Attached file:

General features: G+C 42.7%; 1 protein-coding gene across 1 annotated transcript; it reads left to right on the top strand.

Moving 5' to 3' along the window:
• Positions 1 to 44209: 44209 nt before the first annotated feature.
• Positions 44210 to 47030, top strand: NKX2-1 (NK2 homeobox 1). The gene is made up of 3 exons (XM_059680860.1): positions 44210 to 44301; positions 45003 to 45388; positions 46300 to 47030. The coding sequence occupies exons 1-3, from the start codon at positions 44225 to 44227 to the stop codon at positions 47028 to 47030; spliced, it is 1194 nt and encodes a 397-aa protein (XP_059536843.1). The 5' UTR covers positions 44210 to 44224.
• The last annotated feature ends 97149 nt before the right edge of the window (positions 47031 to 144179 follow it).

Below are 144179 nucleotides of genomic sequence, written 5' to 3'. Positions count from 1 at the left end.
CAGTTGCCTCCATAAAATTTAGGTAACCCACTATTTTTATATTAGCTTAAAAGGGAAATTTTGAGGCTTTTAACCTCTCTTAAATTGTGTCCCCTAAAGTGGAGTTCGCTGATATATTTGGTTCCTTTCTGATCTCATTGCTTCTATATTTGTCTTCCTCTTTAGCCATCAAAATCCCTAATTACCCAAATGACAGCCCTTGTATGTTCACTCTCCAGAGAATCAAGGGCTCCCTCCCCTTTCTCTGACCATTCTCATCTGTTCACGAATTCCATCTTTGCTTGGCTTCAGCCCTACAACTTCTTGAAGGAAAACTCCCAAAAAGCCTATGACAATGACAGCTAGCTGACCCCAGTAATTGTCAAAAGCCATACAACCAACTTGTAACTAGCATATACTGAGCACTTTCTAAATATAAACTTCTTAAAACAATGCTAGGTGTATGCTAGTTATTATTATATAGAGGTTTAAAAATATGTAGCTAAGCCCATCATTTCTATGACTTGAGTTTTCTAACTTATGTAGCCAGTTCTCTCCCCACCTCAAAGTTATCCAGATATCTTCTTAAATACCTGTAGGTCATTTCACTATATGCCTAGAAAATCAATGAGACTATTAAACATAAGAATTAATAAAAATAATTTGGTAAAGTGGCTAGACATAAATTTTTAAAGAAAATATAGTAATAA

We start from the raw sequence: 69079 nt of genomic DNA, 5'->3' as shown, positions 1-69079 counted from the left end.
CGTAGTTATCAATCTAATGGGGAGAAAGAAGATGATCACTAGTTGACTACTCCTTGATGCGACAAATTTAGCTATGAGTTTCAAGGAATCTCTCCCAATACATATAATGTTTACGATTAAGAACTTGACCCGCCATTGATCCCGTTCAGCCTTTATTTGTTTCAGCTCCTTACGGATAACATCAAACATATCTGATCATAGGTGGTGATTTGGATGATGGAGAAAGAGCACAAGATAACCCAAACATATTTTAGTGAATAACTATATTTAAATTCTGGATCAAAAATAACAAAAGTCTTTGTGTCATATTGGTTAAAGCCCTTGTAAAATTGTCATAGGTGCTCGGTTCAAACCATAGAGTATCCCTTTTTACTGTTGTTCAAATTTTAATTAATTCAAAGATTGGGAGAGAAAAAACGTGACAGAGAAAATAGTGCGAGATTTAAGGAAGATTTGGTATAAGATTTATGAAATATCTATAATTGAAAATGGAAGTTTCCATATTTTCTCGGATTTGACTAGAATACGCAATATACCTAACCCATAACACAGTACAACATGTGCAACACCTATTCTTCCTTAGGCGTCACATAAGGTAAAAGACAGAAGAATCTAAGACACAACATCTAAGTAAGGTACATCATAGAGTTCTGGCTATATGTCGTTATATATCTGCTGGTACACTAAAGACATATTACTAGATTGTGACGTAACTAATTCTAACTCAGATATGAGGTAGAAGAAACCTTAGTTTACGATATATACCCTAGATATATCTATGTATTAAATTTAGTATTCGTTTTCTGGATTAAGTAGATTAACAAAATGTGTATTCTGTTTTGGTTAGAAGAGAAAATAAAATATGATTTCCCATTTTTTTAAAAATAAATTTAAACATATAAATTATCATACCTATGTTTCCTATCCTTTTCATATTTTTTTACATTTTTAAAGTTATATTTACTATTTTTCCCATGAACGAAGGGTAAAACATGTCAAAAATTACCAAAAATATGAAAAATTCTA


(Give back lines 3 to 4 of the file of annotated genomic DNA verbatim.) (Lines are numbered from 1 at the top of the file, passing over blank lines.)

• Positions 1 to 44209: 44209 nt before the first annotated feature.
• Positions 44210 to 47030, top strand: NKX2-1 (NK2 homeobox 1). The gene is made up of 3 exons (XM_059680860.1): positions 44210 to 44301; positions 45003 to 45388; positions 46300 to 47030. The coding sequence occupies exons 1-3, from the start codon at positions 44225 to 44227 to the stop codon at positions 47028 to 47030; spliced, it is 1194 nt and encodes a 397-aa protein (XP_059536843.1). The 5' UTR covers positions 44210 to 44224.